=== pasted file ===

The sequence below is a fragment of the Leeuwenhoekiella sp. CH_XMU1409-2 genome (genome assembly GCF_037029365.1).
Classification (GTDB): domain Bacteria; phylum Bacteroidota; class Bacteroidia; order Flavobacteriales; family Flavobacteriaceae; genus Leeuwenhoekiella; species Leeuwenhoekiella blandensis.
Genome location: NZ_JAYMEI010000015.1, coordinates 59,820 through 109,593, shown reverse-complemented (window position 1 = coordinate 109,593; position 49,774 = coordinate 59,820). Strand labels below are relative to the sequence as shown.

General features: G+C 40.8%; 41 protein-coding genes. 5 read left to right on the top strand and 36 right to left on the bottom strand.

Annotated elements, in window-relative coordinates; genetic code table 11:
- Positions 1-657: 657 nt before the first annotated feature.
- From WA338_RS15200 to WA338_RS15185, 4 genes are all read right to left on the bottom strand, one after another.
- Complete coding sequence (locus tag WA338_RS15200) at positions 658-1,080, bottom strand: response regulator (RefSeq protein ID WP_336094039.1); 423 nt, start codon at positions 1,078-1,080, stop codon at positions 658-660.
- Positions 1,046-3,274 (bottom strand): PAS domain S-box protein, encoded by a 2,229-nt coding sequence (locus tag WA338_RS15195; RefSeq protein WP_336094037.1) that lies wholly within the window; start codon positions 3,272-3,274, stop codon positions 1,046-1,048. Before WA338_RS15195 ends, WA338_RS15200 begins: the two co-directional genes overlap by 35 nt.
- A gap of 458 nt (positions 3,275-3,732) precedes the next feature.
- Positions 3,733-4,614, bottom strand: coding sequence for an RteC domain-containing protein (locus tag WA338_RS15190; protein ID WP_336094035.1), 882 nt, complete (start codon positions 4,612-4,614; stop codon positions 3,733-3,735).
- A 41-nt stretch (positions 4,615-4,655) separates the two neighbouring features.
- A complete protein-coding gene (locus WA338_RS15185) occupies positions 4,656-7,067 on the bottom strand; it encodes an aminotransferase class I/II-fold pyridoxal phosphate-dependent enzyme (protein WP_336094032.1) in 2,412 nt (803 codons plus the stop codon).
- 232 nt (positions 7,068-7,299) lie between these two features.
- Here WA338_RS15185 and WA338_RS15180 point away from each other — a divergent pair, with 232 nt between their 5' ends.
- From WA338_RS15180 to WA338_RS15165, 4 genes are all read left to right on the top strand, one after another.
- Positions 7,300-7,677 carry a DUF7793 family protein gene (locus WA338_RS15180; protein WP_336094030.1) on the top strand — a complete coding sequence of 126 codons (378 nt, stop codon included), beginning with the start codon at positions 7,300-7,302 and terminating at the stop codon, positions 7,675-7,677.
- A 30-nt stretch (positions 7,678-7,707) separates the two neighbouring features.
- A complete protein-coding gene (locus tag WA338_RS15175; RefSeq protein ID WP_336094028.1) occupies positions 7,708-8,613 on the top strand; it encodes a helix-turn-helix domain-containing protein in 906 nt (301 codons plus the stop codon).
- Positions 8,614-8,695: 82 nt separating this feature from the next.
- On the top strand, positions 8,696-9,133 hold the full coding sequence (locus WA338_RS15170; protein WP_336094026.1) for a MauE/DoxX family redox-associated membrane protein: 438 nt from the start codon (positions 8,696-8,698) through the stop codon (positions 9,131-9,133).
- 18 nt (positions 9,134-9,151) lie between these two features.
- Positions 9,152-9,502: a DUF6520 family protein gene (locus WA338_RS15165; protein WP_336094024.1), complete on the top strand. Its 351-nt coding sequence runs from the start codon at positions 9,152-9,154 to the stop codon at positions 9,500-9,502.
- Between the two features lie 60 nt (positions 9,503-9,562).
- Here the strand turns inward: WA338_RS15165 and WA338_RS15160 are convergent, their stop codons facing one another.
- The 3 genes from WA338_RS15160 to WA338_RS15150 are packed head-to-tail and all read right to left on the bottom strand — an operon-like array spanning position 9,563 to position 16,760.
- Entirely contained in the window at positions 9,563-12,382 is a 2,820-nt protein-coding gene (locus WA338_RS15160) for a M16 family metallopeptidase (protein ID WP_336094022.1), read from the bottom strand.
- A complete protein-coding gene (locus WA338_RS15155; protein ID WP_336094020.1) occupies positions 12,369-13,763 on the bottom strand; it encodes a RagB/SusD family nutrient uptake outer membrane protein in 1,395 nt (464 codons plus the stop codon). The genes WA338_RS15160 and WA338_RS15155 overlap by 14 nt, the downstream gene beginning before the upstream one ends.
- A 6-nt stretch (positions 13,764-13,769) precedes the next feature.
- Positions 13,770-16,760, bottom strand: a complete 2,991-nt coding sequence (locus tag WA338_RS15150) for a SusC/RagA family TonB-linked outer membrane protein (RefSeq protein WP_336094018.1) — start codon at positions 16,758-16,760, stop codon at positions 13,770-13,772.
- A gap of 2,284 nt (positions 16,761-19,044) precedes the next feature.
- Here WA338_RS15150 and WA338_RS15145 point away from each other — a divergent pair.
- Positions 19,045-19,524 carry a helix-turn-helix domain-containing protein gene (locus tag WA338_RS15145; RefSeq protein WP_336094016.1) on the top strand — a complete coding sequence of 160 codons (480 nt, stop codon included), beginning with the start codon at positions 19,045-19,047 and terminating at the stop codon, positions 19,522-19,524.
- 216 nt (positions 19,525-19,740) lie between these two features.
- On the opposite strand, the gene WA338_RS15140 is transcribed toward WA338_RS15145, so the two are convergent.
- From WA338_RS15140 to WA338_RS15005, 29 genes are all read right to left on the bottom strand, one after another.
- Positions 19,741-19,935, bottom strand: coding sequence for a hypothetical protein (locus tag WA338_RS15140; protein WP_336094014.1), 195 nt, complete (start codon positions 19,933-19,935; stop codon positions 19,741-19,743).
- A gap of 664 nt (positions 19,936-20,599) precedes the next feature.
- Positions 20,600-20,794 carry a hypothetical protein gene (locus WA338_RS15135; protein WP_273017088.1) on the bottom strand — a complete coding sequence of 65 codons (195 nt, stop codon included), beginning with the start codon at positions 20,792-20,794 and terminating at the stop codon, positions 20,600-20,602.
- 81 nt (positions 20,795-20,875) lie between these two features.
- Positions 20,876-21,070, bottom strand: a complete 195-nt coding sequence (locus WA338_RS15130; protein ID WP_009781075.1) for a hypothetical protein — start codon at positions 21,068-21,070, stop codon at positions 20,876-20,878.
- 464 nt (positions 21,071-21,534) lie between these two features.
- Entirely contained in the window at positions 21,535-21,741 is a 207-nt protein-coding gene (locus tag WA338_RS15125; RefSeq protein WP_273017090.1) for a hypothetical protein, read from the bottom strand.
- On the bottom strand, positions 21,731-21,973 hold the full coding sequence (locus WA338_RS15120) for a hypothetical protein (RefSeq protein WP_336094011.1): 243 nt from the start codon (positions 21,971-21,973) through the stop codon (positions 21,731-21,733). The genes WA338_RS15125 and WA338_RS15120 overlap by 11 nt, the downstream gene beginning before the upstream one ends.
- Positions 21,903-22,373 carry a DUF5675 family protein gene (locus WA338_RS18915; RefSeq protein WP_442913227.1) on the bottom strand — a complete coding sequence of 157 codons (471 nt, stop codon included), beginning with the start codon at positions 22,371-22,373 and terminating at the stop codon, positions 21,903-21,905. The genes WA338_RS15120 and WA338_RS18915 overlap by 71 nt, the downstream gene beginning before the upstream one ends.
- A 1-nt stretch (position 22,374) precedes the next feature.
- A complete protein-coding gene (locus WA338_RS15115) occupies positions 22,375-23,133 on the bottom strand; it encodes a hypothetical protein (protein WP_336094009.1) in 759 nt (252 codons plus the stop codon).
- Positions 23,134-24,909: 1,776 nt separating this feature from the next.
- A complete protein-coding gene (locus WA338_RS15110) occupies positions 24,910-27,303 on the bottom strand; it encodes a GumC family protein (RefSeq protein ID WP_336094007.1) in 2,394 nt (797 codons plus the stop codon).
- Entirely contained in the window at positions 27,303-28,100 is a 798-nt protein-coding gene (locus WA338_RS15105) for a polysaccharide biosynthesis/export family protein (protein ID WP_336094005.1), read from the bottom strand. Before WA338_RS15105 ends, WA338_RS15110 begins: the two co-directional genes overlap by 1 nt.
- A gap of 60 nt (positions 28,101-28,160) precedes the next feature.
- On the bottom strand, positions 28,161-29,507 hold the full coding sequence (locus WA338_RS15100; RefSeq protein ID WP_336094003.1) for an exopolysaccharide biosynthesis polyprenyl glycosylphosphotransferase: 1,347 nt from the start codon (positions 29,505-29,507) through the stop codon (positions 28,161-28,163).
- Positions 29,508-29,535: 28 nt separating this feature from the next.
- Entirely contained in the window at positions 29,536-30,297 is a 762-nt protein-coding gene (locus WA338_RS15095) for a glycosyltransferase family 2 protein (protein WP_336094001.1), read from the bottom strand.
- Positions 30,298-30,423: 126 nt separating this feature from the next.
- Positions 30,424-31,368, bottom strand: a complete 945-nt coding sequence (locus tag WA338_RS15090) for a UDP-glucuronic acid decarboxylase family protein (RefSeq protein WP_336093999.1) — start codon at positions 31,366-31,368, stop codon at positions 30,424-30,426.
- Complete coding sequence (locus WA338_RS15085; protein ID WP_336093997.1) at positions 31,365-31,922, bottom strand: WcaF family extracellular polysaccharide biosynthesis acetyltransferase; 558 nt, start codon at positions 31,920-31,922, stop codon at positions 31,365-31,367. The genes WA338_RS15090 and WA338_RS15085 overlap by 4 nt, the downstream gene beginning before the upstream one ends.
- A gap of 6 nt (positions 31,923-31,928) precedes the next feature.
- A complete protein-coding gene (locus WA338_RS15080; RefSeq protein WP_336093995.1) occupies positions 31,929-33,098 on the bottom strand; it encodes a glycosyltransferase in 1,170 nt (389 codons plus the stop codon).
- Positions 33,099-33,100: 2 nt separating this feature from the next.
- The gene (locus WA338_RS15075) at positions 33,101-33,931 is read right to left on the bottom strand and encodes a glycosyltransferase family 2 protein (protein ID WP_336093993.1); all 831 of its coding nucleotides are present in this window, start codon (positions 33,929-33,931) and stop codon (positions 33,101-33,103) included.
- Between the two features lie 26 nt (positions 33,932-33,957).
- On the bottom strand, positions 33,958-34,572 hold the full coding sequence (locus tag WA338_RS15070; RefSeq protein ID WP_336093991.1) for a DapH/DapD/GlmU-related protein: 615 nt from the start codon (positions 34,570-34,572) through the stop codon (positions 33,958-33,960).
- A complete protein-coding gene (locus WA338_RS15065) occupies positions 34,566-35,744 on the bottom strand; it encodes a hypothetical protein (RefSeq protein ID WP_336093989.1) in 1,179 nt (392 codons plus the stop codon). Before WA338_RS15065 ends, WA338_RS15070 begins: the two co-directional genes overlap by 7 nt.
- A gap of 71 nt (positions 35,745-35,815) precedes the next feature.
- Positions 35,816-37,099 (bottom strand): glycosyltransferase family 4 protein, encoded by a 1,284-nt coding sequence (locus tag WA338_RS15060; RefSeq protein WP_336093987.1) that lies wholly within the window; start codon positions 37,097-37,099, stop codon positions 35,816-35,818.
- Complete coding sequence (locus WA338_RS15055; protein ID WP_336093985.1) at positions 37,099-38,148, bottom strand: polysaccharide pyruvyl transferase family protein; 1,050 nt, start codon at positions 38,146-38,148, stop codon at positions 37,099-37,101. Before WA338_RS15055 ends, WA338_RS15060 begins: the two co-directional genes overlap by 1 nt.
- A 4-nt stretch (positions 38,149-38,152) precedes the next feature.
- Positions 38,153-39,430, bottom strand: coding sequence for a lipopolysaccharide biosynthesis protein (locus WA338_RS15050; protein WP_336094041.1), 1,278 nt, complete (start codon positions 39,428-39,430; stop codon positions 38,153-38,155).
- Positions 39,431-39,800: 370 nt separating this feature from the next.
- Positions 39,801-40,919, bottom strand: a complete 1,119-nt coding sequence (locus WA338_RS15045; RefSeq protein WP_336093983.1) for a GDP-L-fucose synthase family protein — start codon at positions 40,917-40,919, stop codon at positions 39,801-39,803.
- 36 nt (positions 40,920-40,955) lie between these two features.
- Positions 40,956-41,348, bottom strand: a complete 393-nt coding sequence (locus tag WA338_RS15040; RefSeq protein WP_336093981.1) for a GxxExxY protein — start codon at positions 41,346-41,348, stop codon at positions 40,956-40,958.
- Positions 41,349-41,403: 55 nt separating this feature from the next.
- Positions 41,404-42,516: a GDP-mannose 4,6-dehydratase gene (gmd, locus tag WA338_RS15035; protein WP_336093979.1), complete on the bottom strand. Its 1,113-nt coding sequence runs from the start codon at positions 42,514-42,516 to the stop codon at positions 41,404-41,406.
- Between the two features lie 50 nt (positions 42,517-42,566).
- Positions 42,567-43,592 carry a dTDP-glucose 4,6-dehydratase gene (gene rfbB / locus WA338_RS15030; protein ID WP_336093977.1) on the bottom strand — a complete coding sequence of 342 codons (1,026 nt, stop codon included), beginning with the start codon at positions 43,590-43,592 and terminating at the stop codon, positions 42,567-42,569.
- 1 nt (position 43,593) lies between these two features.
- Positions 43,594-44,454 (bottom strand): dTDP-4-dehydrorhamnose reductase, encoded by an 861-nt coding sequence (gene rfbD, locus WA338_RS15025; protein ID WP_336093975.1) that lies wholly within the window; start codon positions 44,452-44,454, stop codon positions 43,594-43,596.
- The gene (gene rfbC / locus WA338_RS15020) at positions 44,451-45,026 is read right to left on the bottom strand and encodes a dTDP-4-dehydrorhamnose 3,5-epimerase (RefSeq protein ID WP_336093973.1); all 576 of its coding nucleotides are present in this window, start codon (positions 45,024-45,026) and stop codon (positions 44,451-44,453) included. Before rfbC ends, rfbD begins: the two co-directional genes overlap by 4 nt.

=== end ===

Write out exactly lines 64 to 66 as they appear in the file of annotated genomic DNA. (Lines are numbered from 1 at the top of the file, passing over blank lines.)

- A complete protein-coding gene (locus WA338_RS15065) occupies positions 34,566-35,744 on the bottom strand; it encodes a hypothetical protein (RefSeq protein ID WP_336093989.1) in 1,179 nt (392 codons plus the stop codon). Before WA338_RS15065 ends, WA338_RS15070 begins: the two co-directional genes overlap by 7 nt.
- A gap of 71 nt (positions 35,745-35,815) precedes the next feature.
- Positions 35,816-37,099 (bottom strand): glycosyltransferase family 4 protein, encoded by a 1,284-nt coding sequence (locus tag WA338_RS15060; RefSeq protein WP_336093987.1) that lies wholly within the window; start codon positions 37,097-37,099, stop codon positions 35,816-35,818.